After getting stopped at the goal line last year, the package of justice reforms offered by the Governor’s task force faced an uncertain future for much of the session. They finally passed in late April, marking the most significant steps the state has taken to curb its prison population growth. Though the bills were weakened after an agreement between legislative leaders and District Attorneys, they will slow prison population by about 5,000 inmates by 2026. The new laws include a streamlined parole process for people convicted of nonviolent crimes; reducing sentences for some drug, burglary, and theft crimes; and implementing evidence-based supervision practices. Other positive legislation included, SB 1021, which will prevent judges from denying a public defender to people who are able to make bail; HB 3393, which prohibits restraints for women who give birth while incarcerated; and SB 1203, which lowers costs for minor speeding tickets.
Unfortunately, the Legislature passed other measures that move our justice system backwards. SB 1221, a bill originally meant to improve the Pardon and Parole Board, turned into a bill that guarantees a path to sentencing children to life in prison without parole. If signed by Gov. Fallin, it would move Oklahoma in the opposite direction of neighboring states who have mostly banned juvenile life without parole. The Legislature also passed SB 1098, which creates a commission made up mostly of District Attorneys and law enforcement representatives to recommend changes to the state’s sentencing laws. Given the opposition of District Attorneys to justice reform measures in recent years, and the commission’s lack of focus on evidence or reducing incarceration, it’s very likely that the commission will come up with recommendations that would undo the progress promised by the justice reforms that were passed this year.
Though medical marijuana was a hot topic this year, nothing came of the measures proposed to amend SQ 788 in the event that it passes. SB 1120 would have drastically narrowed who can get a medical marijuana license and imposed harsh penalties for diverting the drug from its medical use, and HB 3468 would have lengthened the unfeasibly short timeline for implementing the law and established a commission to regulate the drug. Both measures died near the end of session, but lawmakers have signaled they could come back to amend the law if it passes in June.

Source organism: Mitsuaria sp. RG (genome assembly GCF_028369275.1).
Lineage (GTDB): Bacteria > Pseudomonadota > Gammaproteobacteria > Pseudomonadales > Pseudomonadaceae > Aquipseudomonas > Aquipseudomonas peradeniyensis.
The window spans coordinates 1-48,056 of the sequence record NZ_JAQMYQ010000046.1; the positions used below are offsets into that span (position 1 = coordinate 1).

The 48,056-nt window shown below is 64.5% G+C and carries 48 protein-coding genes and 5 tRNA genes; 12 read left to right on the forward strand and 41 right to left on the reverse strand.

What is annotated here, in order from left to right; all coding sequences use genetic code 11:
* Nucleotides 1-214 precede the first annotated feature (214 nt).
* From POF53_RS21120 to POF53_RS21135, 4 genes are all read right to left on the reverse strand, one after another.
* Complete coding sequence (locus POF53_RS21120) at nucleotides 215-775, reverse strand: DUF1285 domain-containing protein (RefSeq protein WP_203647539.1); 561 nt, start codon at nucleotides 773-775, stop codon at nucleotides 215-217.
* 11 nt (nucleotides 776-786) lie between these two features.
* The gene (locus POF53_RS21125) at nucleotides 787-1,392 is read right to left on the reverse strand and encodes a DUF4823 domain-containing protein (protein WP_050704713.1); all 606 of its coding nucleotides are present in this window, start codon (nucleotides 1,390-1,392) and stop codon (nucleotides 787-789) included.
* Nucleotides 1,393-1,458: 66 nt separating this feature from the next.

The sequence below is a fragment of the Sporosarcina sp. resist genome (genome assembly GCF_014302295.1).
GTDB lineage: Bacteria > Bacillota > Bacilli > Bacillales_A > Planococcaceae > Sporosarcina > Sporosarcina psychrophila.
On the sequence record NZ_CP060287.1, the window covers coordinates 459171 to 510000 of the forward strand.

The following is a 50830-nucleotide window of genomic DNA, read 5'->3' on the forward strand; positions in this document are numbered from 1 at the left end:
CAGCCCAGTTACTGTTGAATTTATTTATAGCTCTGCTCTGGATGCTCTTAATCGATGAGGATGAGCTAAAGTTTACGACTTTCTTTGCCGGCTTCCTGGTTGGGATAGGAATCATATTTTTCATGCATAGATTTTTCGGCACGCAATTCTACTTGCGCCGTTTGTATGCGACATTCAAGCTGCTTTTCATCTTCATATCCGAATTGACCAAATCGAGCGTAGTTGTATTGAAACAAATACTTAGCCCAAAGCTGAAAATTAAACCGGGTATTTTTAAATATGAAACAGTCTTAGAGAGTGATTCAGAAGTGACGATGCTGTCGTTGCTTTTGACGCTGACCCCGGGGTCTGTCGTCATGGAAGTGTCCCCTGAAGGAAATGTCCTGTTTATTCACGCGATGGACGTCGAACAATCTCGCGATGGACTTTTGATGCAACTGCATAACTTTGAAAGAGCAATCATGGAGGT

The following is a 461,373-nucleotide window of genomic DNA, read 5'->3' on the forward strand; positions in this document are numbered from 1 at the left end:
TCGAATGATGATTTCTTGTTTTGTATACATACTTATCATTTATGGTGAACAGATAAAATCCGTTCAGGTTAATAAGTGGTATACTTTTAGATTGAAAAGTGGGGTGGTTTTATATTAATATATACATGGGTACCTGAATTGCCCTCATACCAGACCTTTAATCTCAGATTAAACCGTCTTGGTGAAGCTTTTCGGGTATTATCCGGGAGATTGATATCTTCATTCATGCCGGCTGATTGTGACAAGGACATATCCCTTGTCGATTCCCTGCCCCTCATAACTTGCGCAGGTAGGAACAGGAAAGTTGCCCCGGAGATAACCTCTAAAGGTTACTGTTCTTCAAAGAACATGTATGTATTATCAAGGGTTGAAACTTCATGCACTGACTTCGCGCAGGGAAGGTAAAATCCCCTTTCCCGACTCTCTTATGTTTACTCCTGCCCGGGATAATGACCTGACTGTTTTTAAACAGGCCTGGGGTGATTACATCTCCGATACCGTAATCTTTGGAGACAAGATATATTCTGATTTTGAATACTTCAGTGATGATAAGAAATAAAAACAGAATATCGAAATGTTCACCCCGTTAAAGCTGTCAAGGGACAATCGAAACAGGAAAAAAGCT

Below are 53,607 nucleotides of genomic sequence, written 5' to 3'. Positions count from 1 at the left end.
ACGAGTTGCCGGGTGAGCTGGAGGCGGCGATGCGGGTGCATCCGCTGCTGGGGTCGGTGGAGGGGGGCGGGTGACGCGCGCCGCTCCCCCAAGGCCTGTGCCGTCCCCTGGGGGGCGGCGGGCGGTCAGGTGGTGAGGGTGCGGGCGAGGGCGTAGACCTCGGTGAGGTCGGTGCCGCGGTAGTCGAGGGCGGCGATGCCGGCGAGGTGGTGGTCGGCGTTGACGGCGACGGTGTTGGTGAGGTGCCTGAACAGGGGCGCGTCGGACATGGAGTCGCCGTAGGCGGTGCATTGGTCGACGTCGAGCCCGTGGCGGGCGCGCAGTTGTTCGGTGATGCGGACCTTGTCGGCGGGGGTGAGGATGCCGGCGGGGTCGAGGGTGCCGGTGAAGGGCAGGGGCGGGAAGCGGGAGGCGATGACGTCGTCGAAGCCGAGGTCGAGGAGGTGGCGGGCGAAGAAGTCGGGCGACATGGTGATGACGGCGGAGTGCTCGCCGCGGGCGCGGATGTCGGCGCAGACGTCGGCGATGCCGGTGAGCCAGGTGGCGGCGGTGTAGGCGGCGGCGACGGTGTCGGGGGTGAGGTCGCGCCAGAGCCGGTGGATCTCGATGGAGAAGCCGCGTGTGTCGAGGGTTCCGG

Economic Opportunity & Financial Security
SB 1581 creates a shared leave bank for state employees to draw on when they need more than a few vacation or sick days to deal with an illness, bond with a new child, or care for a family member. Though this only benefits state employees, it’s a positive step toward better paid leave policies for all Oklahoma workers. Sadly, pay transparency did not fare as well. HB 1530 would have allowed workers to discuss their wages with one another without fear of discipline or termination, but it was voted down by the Senate Business, Commerce, and Tourism Committee. Bills to incentivize work by expanding tax credits for low- and moderate-income Oklahomans were, regrettably, not successful. The Earned Income Tax Credit was not restored to full refundability, and the Sales Tax Relief Credit was not expanded.